Clean Water Everywhere and Plenty to Drink in Migori, Kenya

Last year the Rotary Club of Downtown Los Angeles led a $39,000 Global Grant that provided clean, reliable water, hand wash stations and latrines to 1,500 students and their families at 4 schools and a clinic in Osingo Kenya.  This year we are leading a $45,500 grant to do the same for over 3,500 students and their families at 8 primary schools in Migori County, Kenya.

 

Last year the Rotary Club of Downtown Los Angeles led a $39,000 Global Grant that provided clean, reliable water, hand wash stations and latrines to 1,500 students and their families at 4 schools and a clinic in Osingo Kenya.  This year we are leading a $45,500 grant to do the same for over 3,500 students and their families at 8 primary schools in Migori County, Kenya. 

These schools have no source of clean water on campus.  They currently get only polluted water from sources up to 1.5 miles away. This grant will provide clean water collected from the metal roofs of the schools.  The typical school will receive roof gutters, two 2,500 gallon water tanks, a hand wash station and a 2 door latrine. These will have a huge, immediate impact on the lives of the students and their families.

The Rotary club of Suna Migori did a great job of completing this project in only three months after the funds were transferred from The Rotary Foundation.  The skilled work was done by paid local tradesmen while the community provided labor and materials for the unskilled portions of the work. This project provided clean water, latrines and hand wash stations to four schools and a clinic in Migori, Kenya.  It provided reliable, safe water to over 1,500 students and their families.

Since the installation of the tanks, enrollment is up and absenteeism is down. The reduction in absenteeism is largely due to the reduction in diarrhea and other water borne diseases and to the fact that the students can get a drink whenever they wish.

The happiness and appreciation of the students, the families, and the teachers were overwhelming.

The Migori club has identified eight potential schools to receive the clean water and is now assessing them and meeting with the community and staff to get their buy in to the project. This will be completed by the end of January. 

Meanwhile, in Los Angeles, we are talking to clubs and the District to raise the needed money.  As of February 1st, we are only $3,000 away from having all the money committed. Several clubs are having their board meetings in the next weeks and will be deciding how much they will contribute.  We have a commitment from the Monmouth Rotary club in England for $750. We expect to have all the money committed by the end of February.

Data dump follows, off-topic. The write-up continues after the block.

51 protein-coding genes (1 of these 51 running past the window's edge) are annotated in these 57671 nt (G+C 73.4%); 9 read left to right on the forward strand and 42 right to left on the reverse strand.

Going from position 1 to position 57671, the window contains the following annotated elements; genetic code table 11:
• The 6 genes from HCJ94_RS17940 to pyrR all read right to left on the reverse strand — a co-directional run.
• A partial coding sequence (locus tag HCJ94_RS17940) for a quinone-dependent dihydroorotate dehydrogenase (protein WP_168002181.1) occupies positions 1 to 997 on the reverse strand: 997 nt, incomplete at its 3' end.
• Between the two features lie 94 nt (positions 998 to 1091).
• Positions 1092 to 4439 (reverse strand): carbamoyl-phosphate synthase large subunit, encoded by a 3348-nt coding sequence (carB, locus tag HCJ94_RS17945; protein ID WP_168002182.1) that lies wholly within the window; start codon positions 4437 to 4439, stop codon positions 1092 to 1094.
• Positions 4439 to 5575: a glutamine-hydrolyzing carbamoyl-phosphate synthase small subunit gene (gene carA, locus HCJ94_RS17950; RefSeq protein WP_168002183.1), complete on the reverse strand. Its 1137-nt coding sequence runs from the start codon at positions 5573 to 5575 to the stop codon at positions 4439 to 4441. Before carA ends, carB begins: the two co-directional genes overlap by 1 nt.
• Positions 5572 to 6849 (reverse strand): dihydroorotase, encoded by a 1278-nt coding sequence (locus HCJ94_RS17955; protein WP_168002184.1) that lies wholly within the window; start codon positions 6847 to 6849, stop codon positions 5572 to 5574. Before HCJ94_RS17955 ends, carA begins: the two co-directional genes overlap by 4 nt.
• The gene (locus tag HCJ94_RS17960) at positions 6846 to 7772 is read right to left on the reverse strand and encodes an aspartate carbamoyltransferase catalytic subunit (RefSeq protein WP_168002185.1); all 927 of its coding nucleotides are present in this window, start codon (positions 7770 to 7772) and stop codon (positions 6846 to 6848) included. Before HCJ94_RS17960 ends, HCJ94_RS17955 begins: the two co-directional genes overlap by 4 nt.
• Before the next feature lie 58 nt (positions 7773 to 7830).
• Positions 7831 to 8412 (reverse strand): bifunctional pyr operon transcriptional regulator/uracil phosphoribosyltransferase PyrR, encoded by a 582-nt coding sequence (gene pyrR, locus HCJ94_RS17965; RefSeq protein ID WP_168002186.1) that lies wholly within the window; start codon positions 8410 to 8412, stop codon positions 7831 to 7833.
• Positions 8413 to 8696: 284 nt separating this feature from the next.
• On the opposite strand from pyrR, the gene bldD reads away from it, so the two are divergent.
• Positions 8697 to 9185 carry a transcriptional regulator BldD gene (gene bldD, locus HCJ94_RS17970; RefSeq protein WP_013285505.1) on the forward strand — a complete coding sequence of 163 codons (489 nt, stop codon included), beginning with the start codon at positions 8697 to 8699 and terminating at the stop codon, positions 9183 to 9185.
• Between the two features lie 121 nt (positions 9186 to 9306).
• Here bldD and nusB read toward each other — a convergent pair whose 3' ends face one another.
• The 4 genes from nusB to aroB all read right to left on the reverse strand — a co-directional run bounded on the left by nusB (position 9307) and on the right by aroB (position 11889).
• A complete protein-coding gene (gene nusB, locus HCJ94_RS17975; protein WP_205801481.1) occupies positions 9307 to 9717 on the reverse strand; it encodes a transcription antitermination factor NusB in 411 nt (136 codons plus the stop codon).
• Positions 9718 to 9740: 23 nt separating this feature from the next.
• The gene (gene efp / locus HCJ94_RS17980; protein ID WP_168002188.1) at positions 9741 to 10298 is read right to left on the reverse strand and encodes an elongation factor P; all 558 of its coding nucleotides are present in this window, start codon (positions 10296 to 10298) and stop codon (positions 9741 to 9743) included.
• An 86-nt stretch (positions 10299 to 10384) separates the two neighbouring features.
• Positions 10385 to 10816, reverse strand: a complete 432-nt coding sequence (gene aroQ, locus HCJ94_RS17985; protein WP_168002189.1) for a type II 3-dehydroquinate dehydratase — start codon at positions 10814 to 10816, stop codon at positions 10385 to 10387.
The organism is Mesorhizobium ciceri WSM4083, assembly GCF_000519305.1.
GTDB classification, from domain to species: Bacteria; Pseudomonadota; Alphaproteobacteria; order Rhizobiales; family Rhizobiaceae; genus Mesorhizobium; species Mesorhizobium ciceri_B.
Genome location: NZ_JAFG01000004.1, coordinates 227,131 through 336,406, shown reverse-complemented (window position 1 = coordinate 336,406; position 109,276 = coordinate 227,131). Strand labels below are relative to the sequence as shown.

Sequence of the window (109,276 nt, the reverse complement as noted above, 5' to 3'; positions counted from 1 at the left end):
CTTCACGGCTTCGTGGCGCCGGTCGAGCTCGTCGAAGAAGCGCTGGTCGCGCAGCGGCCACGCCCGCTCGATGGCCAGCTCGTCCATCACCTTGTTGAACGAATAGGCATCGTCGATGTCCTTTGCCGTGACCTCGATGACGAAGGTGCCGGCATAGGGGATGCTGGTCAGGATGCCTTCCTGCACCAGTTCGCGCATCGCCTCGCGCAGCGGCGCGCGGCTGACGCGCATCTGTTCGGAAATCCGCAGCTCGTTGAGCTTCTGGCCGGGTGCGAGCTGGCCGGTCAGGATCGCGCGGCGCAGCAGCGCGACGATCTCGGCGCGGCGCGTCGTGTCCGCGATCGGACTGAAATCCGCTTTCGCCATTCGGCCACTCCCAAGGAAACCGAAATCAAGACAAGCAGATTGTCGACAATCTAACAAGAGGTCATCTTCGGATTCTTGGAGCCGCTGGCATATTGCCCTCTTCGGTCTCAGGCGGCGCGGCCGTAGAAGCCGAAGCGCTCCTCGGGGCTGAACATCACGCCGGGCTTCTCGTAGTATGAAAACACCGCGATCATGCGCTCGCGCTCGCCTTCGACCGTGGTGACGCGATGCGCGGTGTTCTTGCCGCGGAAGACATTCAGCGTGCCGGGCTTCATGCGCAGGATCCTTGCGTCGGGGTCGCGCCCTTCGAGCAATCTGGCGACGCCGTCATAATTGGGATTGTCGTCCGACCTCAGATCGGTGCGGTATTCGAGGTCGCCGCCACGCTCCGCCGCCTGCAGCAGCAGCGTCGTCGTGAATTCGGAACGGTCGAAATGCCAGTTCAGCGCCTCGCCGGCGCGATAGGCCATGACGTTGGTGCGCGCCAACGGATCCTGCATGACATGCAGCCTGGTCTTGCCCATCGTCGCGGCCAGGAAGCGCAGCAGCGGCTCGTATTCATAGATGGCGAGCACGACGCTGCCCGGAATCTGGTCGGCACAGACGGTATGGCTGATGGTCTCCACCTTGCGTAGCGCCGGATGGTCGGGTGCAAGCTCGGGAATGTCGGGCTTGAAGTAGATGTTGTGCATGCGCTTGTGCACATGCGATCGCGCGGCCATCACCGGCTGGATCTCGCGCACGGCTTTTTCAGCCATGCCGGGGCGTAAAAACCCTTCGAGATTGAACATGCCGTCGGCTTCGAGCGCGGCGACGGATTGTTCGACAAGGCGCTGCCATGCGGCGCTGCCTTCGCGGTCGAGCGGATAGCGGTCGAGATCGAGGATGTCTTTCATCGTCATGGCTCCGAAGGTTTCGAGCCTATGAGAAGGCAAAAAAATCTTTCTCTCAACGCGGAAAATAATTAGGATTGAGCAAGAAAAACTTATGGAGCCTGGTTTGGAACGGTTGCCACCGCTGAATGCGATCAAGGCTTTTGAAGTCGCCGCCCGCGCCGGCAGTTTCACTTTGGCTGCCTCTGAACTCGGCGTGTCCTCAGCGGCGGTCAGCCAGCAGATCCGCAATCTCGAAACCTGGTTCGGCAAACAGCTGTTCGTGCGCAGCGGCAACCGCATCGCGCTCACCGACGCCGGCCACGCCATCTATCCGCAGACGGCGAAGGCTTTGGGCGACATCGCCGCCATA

As soon as the money is committed we will submit the grant for approval by the Rotary Foundation. This should take about 2 months and then the schools will get their tanks  and the children will get their clean water.

THREE OF THE SCHOOLS IN THE PROJECT

MIGORI MUSLIM PRIMARY

This is a public school with 700 students located in the town of Migori. Although it is designated as a Muslim school, over half the students are Christians.  They currently have an unreliable well, a small, polluted, seasonal creek, some latrines located a great distance from the main building and no hand wash facilities. On the day we visited the well was dry so there was no water at the school.  The Muslim students were walking 1/2 mile to the Mosque for water but the rest of the students just did without. The Grant will provide 2 tanks located at the main building and at the early learning building. Both will have hand wash stations. It will also provide a new latrine close to the main building.

RADIENYA PRIMARY SCHOOL

The school was built 25 years ago by the community.  At that time, the government surveyed the location for a well and marked the spot with a concrete post. The post is still there but the well has not been drilled. For 25 years students have walked a round trip of 3 miles down a steep hill to get dirty water from the Migori River. The first four rooms of a high school on the same property are now under construction by the community.

MAPERA PRIMARY SCHOOL

Mapera primary is a typical primary school in Migori County with 520 students. The children must walk 35 minutes each way to get water from a polluted stream at the bottom of a steep hill.  The stream is equipped with a chlorine dispenser which treats it for most water borne diseases.

This school will get our “standard” package of two 2500 gallon water tanks, roof gutters, a latrine and a hand wash station.

 

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